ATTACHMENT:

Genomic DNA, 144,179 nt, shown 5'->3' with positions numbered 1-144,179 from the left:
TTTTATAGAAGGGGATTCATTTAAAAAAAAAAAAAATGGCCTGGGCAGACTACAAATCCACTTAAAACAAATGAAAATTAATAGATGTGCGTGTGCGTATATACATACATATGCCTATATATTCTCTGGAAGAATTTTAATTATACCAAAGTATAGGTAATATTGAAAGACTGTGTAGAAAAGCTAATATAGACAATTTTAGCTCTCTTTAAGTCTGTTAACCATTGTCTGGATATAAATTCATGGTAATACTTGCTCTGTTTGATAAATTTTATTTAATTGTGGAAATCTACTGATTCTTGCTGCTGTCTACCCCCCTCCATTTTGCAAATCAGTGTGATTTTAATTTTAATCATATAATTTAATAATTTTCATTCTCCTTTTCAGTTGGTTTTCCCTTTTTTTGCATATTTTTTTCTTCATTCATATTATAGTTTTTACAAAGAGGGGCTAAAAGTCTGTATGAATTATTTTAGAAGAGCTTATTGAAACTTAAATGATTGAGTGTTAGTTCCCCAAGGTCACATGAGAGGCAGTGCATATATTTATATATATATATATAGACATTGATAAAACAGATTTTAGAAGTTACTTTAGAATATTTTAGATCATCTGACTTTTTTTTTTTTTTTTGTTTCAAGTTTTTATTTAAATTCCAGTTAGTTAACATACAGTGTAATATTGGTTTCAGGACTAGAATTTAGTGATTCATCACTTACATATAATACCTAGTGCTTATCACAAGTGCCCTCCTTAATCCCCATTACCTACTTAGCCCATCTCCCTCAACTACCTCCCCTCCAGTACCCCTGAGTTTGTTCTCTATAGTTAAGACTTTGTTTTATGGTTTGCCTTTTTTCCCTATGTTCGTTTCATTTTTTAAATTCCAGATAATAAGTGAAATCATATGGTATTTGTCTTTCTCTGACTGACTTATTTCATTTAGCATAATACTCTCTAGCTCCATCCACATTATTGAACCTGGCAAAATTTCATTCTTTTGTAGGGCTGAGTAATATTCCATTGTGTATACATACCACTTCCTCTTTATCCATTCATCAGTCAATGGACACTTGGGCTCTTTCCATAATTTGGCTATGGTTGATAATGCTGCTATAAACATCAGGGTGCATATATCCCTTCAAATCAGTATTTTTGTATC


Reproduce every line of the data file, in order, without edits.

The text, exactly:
Genomic DNA, 144,179 nt, shown 5'->3' with positions numbered 1-144,179 from the left:
TTTTATAGAAGGGGATTCATTTAAAAAAAAAAAAAATGGCCTGGGCAGACTACAAATCCACTTAAAACAAATGAAAATTAATAGATGTGCGTGTGCGTATATACATACATATGCCTATATATTCTCTGGAAGAATTTTAATTATACCAAAGTATAGGTAATATTGAAAGACTGTGTAGAAAAGCTAATATAGACAATTTTAGCTCTCTTTAAGTCTGTTAACCATTGTCTGGATATAAATTCATGGTAATACTTGCTCTGTTTGATAAATTTTATTTAATTGTGGAAATCTACTGATTCTTGCTGCTGTCTACCCCCCTCCATTTTGCAAATCAGTGTGATTTTAATTTTAATCATATAATTTAATAATTTTCATTCTCCTTTTCAGTTGGTTTTCCCTTTTTTTGCATATTTTTTTCTTCATTCATATTATAGTTTTTACAAAGAGGGGCTAAAAGTCTGTATGAATTATTTTAGAAGAGCTTATTGAAACTTAAATGATTGAGTGTTAGTTCCCCAAGGTCACATGAGAGGCAGTGCATATATTTATATATATATATATAGACATTGATAAAACAGATTTTAGAAGTTACTTTAGAATATTTTAGATCATCTGACTTTTTTTTTTTTTTTTGTTTCAAGTTTTTATTTAAATTCCAGTTAGTTAACATACAGTGTAATATTGGTTTCAGGACTAGAATTTAGTGATTCATCACTTACATATAATACCTAGTGCTTATCACAAGTGCCCTCCTTAATCCCCATTACCTACTTAGCCCATCTCCCTCAACTACCTCCCCTCCAGTACCCCTGAGTTTGTTCTCTATAGTTAAGACTTTGTTTTATGGTTTGCCTTTTTTCCCTATGTTCGTTTCATTTTTTAAATTCCAGATAATAAGTGAAATCATATGGTATTTGTCTTTCTCTGACTGACTTATTTCATTTAGCATAATACTCTCTAGCTCCATCCACATTATTGAACCTGGCAAAATTTCATTCTTTTGTAGGGCTGAGTAATATTCCATTGTGTATACATACCACTTCCTCTTTATCCATTCATCAGTCAATGGACACTTGGGCTCTTTCCATAATTTGGCTATGGTTGATAATGCTGCTATAAACATCAGGGTGCATATATCCCTTCAAATCAGTATTTTTGTATC